Middle East studies in the News
Israeli Appeals Court: You Can Denounce the Radical Left [incl. Neve Gordon]
by P. David Hornik
It was a big loss for Israel's radical Left, and a big win for the freedom to criticize it and describe it accurately.
An appeals court in the Israeli town of Nazareth overturned an earlier lower-court ruling that had awarded a legal victory to Neve Gordon, a far-Left Israeli lecturer in political scientist at Ben-Gurion University in Beersheba. Gordon had filed a SLAPP suit in that court against Prof. Steven Plaut, a prominent columnist and academic economist, based on articles Plaut had published denouncing Gordon's political opinions and public political activities. Plaut is a critic of Israel's radical academic Left and is associated with websites that monitor it, including www.isracampus.org.il.
SLAPP stands for "Strategic Lawsuit against Public Participation." In many parts of the United States there are serious penalties for filing SLAPP suits, but to date none in Israel.
In particular, Plaut had censured Gordon for repeatedly endorsing the views and writings of Prof. Norman Finkelstein, recently fired by DePaul University in Chicago, and even comparing him to the biblical Prophets. Finkelstein, a fawning admirer of the Hezbollah terror organization, is a favorite of neo-Nazis like Ernst Zundel. Commentary senior editor Gabriel Schoenfeld has condemned his "crackpot ideas, some of them mirrored almost verbatim in the propaganda put out by neo-Nazis around the world" (Commentary, January 2001, p. 20).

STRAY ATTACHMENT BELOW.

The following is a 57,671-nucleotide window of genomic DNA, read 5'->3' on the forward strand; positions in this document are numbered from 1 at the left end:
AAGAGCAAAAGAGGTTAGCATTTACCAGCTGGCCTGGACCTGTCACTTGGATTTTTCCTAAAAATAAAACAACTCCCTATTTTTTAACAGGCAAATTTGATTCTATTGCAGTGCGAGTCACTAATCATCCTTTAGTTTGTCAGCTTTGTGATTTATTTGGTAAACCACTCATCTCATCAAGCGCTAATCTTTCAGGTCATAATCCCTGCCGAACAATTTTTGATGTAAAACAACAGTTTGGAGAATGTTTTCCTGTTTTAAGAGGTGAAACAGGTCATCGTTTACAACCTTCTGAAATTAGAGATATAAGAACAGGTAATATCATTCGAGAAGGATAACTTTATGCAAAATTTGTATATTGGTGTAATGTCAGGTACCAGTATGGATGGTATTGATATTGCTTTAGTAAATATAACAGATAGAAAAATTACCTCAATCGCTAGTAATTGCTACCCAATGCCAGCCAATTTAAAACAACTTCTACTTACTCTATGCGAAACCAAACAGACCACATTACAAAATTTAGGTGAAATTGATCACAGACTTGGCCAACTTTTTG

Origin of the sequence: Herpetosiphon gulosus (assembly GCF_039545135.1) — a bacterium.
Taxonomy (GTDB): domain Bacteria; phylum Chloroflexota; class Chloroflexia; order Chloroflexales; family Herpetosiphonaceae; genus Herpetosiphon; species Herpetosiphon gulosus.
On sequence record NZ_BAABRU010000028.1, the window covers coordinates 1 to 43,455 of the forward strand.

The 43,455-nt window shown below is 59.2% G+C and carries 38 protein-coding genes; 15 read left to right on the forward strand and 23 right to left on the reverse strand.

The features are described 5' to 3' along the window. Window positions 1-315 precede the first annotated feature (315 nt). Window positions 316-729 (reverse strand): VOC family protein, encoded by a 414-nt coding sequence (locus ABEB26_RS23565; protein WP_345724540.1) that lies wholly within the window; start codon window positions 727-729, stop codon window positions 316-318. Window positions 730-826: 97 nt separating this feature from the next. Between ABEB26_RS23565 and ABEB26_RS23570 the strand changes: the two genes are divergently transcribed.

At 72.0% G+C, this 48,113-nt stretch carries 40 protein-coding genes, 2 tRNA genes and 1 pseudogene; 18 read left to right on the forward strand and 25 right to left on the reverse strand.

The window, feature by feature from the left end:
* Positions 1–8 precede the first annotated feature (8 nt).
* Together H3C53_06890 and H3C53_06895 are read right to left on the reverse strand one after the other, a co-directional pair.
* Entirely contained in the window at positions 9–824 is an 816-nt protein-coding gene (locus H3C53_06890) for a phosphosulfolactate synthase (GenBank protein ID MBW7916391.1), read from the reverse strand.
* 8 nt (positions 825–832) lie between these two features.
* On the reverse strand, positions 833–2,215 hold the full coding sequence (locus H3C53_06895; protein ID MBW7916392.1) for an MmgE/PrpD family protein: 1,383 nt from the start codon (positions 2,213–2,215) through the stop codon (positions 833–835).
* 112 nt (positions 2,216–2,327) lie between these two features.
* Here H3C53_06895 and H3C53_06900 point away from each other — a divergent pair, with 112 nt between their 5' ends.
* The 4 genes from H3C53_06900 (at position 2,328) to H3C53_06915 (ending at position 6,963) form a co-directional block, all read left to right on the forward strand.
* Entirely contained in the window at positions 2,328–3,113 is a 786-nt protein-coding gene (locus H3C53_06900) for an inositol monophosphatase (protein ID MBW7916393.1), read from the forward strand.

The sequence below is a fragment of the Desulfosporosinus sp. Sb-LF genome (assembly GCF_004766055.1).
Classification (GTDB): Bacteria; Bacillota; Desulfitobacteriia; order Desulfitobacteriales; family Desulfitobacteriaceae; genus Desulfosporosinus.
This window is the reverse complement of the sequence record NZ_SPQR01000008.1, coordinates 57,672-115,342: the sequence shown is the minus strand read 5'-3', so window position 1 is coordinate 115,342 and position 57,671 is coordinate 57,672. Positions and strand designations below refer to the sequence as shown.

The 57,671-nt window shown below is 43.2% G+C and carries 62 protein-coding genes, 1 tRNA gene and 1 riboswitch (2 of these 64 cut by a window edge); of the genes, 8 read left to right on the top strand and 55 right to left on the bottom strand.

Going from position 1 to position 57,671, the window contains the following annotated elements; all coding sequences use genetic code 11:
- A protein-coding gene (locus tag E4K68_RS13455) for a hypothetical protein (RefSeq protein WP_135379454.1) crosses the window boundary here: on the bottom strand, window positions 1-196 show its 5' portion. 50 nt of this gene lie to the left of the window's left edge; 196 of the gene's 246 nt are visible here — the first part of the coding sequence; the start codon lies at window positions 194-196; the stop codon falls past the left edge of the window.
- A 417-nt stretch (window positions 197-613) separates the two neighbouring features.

Plaut had also slammed Gordon for illegally entering Ramallah to interfere with Israeli military operations, describing Gordon's "human shield" group as "Judenrat wannabes." On February 3, 2002, Israel's ynet reported (in Hebrew, with photo) that "250 left-wing activists violated the Israeli army's orders and entered Ramallah for a meeting with [Yasser] Arafat. . . . Neve Gordon . . . was photographed with Arafat with hands clasped . . . ."
In his suit Gordon claimed that Plaut had called him a "Jew for Hitler" and Holocaust denier. The appeals court ruled that Plaut had only characterized Finkelstein as a neo-Nazi and had rebuked Gordon for endorsing and praising him. Gordon also claimed that other pieces Plaut wrote about him were libelous, and demanded that Plaut be forced to compensate him for writing that Gordon's "academic record" largely consisted of anti-Israeli political propaganda misrepresented as research and scholarship.